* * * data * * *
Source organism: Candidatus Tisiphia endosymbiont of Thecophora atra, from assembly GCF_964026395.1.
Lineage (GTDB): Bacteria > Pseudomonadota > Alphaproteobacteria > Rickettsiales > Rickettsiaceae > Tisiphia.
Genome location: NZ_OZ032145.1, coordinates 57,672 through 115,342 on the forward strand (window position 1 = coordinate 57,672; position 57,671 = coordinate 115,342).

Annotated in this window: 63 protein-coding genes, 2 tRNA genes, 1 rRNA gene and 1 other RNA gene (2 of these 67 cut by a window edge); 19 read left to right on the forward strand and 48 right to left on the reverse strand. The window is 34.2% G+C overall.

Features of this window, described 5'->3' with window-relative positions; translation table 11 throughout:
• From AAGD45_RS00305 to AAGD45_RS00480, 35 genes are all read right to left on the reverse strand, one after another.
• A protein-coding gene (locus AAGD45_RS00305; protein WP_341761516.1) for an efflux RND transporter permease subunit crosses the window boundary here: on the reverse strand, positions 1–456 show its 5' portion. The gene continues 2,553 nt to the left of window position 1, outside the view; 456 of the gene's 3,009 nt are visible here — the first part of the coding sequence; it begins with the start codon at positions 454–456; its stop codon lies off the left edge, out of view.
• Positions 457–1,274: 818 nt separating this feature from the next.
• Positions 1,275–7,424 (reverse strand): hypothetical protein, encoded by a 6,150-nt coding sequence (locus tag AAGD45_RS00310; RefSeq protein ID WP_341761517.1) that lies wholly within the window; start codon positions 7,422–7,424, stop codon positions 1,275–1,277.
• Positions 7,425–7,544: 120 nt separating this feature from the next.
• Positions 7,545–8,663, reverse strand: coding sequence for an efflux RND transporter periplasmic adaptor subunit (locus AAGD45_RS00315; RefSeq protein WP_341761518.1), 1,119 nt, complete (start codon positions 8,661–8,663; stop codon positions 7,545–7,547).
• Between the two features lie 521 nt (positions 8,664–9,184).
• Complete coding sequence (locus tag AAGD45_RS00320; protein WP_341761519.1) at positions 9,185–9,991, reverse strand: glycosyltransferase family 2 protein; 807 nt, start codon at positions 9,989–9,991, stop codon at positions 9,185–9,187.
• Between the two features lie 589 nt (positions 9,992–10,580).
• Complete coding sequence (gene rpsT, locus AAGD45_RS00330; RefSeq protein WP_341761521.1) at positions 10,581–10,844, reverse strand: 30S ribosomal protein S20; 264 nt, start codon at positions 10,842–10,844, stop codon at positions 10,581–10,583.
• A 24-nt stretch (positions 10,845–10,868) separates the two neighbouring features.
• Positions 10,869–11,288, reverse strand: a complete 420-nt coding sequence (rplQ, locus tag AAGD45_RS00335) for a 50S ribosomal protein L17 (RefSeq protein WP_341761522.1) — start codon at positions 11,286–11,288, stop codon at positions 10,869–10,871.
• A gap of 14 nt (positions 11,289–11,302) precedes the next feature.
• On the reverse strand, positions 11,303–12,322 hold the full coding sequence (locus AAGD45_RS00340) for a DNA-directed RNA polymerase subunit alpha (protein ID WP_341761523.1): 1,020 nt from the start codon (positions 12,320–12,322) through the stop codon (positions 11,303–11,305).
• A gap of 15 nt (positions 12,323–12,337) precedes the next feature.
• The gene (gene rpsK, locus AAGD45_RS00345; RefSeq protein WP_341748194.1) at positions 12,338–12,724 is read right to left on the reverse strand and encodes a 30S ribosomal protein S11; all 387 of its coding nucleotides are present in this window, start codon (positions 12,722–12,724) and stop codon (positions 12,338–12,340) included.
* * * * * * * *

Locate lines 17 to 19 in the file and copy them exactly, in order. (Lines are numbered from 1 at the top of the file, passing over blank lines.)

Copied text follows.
• Positions 10,869–11,288, reverse strand: a complete 420-nt coding sequence (rplQ, locus tag AAGD45_RS00335) for a 50S ribosomal protein L17 (RefSeq protein WP_341761522.1) — start codon at positions 11,286–11,288, stop codon at positions 10,869–10,871.
• A gap of 14 nt (positions 11,289–11,302) precedes the next feature.
• On the reverse strand, positions 11,303–12,322 hold the full coding sequence (locus AAGD45_RS00340) for a DNA-directed RNA polymerase subunit alpha (protein ID WP_341761523.1): 1,020 nt from the start codon (positions 12,320–12,322) through the stop codon (positions 11,303–11,305).